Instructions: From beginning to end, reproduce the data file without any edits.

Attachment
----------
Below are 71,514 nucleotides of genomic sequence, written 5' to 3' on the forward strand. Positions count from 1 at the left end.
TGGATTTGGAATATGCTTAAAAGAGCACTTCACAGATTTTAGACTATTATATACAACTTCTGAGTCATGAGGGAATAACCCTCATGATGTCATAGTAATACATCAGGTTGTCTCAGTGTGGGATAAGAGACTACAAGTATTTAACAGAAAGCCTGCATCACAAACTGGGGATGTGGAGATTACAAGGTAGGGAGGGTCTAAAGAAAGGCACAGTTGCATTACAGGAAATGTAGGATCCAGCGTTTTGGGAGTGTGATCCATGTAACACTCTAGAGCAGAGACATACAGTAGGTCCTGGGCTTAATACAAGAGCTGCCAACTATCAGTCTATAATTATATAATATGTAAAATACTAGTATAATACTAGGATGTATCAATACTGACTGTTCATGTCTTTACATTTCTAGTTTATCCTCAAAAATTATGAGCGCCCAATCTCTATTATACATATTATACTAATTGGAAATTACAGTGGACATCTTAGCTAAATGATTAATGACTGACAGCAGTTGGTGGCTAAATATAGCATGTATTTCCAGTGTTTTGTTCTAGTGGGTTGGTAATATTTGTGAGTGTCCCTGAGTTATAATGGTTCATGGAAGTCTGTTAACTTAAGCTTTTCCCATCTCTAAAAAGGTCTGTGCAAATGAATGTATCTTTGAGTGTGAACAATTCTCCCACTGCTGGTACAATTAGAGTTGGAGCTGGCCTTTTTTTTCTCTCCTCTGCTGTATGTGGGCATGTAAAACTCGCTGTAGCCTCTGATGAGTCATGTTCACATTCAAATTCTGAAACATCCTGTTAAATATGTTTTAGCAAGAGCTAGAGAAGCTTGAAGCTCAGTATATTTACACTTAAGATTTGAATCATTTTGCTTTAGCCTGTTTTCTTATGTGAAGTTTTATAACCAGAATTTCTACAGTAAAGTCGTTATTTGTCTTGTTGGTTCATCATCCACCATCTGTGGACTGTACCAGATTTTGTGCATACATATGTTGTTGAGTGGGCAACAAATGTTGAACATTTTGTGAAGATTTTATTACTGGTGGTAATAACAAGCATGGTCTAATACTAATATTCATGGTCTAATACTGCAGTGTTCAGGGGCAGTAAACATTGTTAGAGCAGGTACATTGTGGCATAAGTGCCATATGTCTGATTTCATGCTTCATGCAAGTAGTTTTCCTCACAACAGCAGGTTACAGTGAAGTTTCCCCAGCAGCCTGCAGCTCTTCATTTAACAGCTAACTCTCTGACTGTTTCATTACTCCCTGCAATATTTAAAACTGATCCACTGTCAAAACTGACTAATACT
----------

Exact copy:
Below are 71,514 nucleotides of genomic sequence, written 5' to 3' on the forward strand. Positions count from 1 at the left end.
TGGATTTGGAATATGCTTAAAAGAGCACTTCACAGATTTTAGACTATTATATACAACTTCTGAGTCATGAGGGAATAACCCTCATGATGTCATAGTAATACATCAGGTTGTCTCAGTGTGGGATAAGAGACTACAAGTATTTAACAGAAAGCCTGCATCACAAACTGGGGATGTGGAGATTACAAGGTAGGGAGGGTCTAAAGAAAGGCACAGTTGCATTACAGGAAATGTAGGATCCAGCGTTTTGGGAGTGTGATCCATGTAACACTCTAGAGCAGAGACATACAGTAGGTCCTGGGCTTAATACAAGAGCTGCCAACTATCAGTCTATAATTATATAATATGTAAAATACTAGTATAATACTAGGATGTATCAATACTGACTGTTCATGTCTTTACATTTCTAGTTTATCCTCAAAAATTATGAGCGCCCAATCTCTATTATACATATTATACTAATTGGAAATTACAGTGGACATCTTAGCTAAATGATTAATGACTGACAGCAGTTGGTGGCTAAATATAGCATGTATTTCCAGTGTTTTGTTCTAGTGGGTTGGTAATATTTGTGAGTGTCCCTGAGTTATAATGGTTCATGGAAGTCTGTTAACTTAAGCTTTTCCCATCTCTAAAAAGGTCTGTGCAAATGAATGTATCTTTGAGTGTGAACAATTCTCCCACTGCTGGTACAATTAGAGTTGGAGCTGGCCTTTTTTTTCTCTCCTCTGCTGTATGTGGGCATGTAAAACTCGCTGTAGCCTCTGATGAGTCATGTTCACATTCAAATTCTGAAACATCCTGTTAAATATGTTTTAGCAAGAGCTAGAGAAGCTTGAAGCTCAGTATATTTACACTTAAGATTTGAATCATTTTGCTTTAGCCTGTTTTCTTATGTGAAGTTTTATAACCAGAATTTCTACAGTAAAGTCGTTATTTGTCTTGTTGGTTCATCATCCACCATCTGTGGACTGTACCAGATTTTGTGCATACATATGTTGTTGAGTGGGCAACAAATGTTGAACATTTTGTGAAGATTTTATTACTGGTGGTAATAACAAGCATGGTCTAATACTAATATTCATGGTCTAATACTGCAGTGTTCAGGGGCAGTAAACATTGTTAGAGCAGGTACATTGTGGCATAAGTGCCATATGTCTGATTTCATGCTTCATGCAAGTAGTTTTCCTCACAACAGCAGGTTACAGTGAAGTTTCCCCAGCAGCCTGCAGCTCTTCATTTAACAGCTAACTCTCTGACTGTTTCATTACTCCCTGCAATATTTAAAACTGATCCACTGTCAAAACTGACTAATACT